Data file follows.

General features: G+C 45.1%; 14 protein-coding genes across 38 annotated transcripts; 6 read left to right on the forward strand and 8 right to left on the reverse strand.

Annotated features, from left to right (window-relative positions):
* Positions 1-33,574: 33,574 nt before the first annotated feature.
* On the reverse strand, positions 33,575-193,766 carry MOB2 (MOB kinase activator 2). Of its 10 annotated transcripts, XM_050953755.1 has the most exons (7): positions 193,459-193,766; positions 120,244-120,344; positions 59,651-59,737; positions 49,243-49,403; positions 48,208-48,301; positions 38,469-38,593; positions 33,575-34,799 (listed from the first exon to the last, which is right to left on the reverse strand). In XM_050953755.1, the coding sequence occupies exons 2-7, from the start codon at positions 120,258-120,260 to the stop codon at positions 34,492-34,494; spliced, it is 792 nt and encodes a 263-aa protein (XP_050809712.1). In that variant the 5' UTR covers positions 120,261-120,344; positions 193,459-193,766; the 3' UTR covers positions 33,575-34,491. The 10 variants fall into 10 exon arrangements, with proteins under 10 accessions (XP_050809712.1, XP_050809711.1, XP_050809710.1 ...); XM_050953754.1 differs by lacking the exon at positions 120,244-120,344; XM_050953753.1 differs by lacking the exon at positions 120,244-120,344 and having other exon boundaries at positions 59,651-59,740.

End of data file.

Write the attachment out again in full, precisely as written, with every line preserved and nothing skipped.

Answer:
General features: G+C 45.1%; 14 protein-coding genes across 38 annotated transcripts; 6 read left to right on the forward strand and 8 right to left on the reverse strand.

Annotated features, from left to right (window-relative positions):
* Positions 1-33,574: 33,574 nt before the first annotated feature.
* On the reverse strand, positions 33,575-193,766 carry MOB2 (MOB kinase activator 2). Of its 10 annotated transcripts, XM_050953755.1 has the most exons (7): positions 193,459-193,766; positions 120,244-120,344; positions 59,651-59,737; positions 49,243-49,403; positions 48,208-48,301; positions 38,469-38,593; positions 33,575-34,799 (listed from the first exon to the last, which is right to left on the reverse strand). In XM_050953755.1, the coding sequence occupies exons 2-7, from the start codon at positions 120,258-120,260 to the stop codon at positions 34,492-34,494; spliced, it is 792 nt and encodes a 263-aa protein (XP_050809712.1). In that variant the 5' UTR covers positions 120,261-120,344; positions 193,459-193,766; the 3' UTR covers positions 33,575-34,491. The 10 variants fall into 10 exon arrangements, with proteins under 10 accessions (XP_050809712.1, XP_050809711.1, XP_050809710.1 ...); XM_050953754.1 differs by lacking the exon at positions 120,244-120,344; XM_050953753.1 differs by lacking the exon at positions 120,244-120,344 and having other exon boundaries at positions 59,651-59,740.